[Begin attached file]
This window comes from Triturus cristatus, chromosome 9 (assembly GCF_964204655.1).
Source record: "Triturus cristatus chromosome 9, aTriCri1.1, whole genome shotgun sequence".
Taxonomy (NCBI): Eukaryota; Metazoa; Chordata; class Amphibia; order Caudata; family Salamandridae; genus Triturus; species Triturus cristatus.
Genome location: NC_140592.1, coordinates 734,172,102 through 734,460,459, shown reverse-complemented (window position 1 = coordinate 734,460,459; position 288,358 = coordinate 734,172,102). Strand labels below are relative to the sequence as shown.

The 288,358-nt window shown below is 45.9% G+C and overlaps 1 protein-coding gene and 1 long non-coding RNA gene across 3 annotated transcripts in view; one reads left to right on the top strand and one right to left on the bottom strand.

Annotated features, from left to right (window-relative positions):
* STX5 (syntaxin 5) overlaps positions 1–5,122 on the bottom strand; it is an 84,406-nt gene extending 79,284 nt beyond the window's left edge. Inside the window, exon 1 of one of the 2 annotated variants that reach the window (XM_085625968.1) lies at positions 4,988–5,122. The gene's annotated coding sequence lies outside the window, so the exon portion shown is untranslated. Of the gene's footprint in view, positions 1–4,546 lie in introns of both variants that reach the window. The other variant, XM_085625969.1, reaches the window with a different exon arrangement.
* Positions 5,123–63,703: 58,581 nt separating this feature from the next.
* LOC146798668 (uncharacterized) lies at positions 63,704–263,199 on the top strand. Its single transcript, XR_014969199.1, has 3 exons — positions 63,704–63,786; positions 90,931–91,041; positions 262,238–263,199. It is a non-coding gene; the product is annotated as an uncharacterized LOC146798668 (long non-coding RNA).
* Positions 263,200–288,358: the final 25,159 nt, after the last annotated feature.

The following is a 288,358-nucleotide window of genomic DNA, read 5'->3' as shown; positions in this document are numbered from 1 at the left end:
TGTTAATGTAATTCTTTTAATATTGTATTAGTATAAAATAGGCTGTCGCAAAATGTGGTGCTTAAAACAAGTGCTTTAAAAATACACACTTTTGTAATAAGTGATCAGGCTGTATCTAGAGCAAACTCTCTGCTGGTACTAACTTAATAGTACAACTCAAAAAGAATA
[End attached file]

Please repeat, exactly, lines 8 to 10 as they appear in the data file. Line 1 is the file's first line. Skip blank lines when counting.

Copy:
* Positions 5,123–63,703: 58,581 nt separating this feature from the next.
* LOC146798668 (uncharacterized) lies at positions 63,704–263,199 on the top strand. Its single transcript, XR_014969199.1, has 3 exons — positions 63,704–63,786; positions 90,931–91,041; positions 262,238–263,199. It is a non-coding gene; the product is annotated as an uncharacterized LOC146798668 (long non-coding RNA).
* Positions 263,200–288,358: the final 25,159 nt, after the last annotated feature.